DAVIE, Fla. – Florida State put a wrap on its penultimate practice before Tuesday’s Discover Orange Bowl showdown with Northern Illinois at Sun Life Stadium, and Seminoles’ coach Jimbo Fisher is quite happy with the way his team has gone about its business.
“It was a good Florida day today; a bit warmer than we’ve had the last couple of days,” Fisher said, at the conclusion of Saturday’s workout on the Nova Southeastern campus. “The kids responded very well. I love our conditioning, the tempo of practice was excellent, the execution has been very good. I’m very anxious to watch us play. I hope we play close to the way we’ve practiced. I’ve been extremely pleased. We haven’t practiced like this for a while.”
With bowl week winding down, the 13th-ranked Seminoles (11-2) will hold their final full workout Sunday morning, then have a walkthrough Monday at the stadium.
When asked why he thought the ‘Noles have been sharp throughout the first three workouts in South Florida, Fisher didn’t hesitate with an answer.
“I think it’s time to play,” he said. “You haven’t played for a while. You have a chance to play in a BCS (game). You understand your opportunity and you want to do well, represent yourself, your school and your family well. I just think they’re excited about being here; excited about winning a championship.”
Saturday’s practice also included the drone of crowd noise being pumped over the loudspeakers at the field. That made the crisp and precise practice even more impressive.
“Sometime when you do that (practice with crowd noise) … it actually makes you concentrate more,” he added. “Sometimes they focus more because they know you’re doing that and so it locks them more in a game mode and sometimes their execution really goes up on days like that.”
With the 16th-ranked Huskies (12-1) anxious to make their mark as the first MAC team to reach a BCS game, Fisher was asked what was left in terms of preparation for the game.
“The last 48 hours is very critical, that we really dot I’s and cross T’s and understand what we’re going into the game with; how we’re going to call it and when we’re going to call it,” Fisher said. “We’ll have the kids totally prepared, so there are no surprises. … Hopefully they’ll relax, execute and don’t get nervous about it.”
Players moved by former ‘Nole Smith’s testimony
For the majority of the team, Saturday began with the Fellowship of Christian Athletes Breakfast at Miami’s Jungle Island, where former Seminole great Sammie Smith shared his testimony with players from both FSU and Northern Illinois.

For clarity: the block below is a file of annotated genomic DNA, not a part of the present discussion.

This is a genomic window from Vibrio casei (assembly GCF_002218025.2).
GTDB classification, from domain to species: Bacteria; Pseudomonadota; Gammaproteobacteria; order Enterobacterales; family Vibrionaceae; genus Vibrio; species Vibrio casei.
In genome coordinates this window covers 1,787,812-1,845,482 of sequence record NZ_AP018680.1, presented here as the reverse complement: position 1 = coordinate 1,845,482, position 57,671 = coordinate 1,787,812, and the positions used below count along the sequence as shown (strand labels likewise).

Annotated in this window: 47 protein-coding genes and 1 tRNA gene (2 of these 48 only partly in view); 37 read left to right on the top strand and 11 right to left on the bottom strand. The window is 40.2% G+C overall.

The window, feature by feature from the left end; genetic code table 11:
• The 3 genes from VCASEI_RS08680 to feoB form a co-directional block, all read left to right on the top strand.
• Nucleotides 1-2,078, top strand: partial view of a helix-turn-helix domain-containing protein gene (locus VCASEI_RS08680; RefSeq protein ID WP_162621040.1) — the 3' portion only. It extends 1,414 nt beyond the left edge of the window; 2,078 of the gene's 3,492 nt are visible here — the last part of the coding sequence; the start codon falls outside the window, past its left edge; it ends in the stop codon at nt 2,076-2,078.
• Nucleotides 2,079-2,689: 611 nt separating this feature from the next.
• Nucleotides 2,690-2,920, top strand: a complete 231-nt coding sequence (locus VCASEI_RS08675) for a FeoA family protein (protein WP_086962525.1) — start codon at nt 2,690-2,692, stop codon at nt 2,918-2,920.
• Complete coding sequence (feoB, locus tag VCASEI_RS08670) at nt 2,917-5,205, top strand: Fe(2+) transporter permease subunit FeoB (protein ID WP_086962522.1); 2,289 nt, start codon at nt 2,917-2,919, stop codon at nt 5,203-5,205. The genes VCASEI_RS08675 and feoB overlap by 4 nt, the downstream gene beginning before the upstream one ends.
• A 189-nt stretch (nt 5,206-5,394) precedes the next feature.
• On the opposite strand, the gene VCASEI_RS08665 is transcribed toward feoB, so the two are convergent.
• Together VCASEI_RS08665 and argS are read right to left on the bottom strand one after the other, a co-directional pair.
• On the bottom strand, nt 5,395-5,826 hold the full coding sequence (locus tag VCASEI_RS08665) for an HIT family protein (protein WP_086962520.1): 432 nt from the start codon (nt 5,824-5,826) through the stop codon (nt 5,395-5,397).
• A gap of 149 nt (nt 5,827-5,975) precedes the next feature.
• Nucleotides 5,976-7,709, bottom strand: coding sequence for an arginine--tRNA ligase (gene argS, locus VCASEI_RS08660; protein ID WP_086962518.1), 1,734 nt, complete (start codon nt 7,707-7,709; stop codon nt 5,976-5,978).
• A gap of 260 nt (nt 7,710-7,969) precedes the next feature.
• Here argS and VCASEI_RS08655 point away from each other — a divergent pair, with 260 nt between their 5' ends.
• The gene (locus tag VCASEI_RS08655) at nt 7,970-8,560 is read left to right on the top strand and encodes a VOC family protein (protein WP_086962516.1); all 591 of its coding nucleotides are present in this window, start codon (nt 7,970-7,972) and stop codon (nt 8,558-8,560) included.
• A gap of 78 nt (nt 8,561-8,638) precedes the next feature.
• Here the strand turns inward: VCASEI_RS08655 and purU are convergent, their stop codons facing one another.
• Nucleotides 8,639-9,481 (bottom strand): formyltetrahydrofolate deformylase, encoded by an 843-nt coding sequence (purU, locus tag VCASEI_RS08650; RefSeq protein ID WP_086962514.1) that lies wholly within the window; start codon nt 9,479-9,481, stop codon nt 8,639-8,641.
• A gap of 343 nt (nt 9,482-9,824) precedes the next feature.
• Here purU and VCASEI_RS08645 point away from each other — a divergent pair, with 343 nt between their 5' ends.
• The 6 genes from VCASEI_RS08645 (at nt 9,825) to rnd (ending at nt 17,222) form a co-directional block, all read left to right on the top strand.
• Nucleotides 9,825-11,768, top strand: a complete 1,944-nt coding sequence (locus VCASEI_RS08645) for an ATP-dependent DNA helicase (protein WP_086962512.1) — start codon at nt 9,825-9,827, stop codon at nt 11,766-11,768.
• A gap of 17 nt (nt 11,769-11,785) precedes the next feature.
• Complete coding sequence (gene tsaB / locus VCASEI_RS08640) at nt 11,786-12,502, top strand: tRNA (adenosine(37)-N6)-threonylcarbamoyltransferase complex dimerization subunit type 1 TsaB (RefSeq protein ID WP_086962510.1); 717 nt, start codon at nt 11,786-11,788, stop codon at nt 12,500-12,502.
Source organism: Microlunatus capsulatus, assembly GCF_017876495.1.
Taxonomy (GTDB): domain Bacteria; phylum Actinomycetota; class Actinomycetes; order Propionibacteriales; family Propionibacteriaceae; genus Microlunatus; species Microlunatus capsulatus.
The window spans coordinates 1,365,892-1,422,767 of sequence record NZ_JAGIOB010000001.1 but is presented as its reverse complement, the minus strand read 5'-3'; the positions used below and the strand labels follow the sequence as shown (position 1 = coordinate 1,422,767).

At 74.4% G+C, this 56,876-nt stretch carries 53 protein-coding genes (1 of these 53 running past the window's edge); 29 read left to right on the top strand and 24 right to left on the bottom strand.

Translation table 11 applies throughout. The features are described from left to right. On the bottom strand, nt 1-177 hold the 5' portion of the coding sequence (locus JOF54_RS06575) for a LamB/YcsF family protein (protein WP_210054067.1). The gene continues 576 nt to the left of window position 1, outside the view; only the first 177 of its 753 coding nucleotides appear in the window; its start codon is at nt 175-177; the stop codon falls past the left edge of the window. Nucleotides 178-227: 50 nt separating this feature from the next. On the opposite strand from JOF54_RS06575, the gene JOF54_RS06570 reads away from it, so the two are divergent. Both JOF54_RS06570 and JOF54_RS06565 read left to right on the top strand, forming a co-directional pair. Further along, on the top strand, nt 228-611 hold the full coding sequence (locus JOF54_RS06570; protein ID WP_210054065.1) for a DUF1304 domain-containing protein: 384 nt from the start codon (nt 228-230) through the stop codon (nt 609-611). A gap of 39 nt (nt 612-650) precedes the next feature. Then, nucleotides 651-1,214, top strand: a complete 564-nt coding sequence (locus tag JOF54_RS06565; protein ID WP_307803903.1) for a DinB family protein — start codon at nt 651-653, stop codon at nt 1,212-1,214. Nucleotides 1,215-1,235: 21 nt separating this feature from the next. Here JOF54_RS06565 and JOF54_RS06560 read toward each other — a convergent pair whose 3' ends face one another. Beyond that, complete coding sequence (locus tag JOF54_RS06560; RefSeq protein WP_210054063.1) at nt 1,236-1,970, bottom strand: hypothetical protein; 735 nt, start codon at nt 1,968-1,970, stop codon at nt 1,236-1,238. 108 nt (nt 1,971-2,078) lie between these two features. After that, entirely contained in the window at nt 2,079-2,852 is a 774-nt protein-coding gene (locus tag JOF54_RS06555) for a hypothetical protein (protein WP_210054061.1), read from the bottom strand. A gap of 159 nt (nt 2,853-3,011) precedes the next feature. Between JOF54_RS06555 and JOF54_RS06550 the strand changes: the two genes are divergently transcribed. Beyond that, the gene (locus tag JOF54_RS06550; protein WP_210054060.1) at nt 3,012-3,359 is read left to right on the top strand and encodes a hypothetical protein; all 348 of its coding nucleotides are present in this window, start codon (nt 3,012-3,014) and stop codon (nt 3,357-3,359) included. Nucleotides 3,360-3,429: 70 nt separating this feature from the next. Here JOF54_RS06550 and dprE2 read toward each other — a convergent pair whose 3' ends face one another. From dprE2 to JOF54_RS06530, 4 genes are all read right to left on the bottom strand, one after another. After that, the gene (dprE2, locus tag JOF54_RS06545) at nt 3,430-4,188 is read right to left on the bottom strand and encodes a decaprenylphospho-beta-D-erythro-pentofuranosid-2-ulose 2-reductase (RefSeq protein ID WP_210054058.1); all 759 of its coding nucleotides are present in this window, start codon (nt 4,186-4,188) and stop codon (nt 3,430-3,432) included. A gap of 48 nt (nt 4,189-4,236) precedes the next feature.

After starring at tailback from the Seminoles from 1986-88, the Miami Dolphins selected Smith with the ninth overall pick in the 1989 NFL Draft. Smith was out of the league after four seasons and ran into legal problems, serving a seven-year prison sentence for drug possession and distribution. With the help of former FSU coach Bobby Bowden, he won restoration of his civil right from the state of Florida in 2010 and since then has spoken openly about his troubles and his faith.
Smith shared his life’s struggles and testimony.
“His ability to relate to us as players that actually play the same place he did, makes his testimony even stronger,” said FSU senior All-American kicker Dustin Hopkins, who also participated in the FCA event. “Given the struggles he had with his drug situation when he was in the league and how troubles in athletics … can affect a player and his psyche for years after when you are confronted with adversity. When he mentions things like that you can relate to it. He speaks truth and it means that much more.”
Eliot anxious to finish job before moving on
FSU assistant coach D.J. Eliot’s final game with the Seminoles will also mark his first serving in the capacity of defensive coordinator, a position he will hold at Kentucky under former coordinator Mark Stoops, who accepted the job earlier this month.
Eliot, who has spent the past three seasons as FSU’s defensive ends coach, told the media at Saturday morning’s press conference that he is anxious to see the ‘Noles through Tuesday’s Discover Orange Bowl date with Northern Illinois.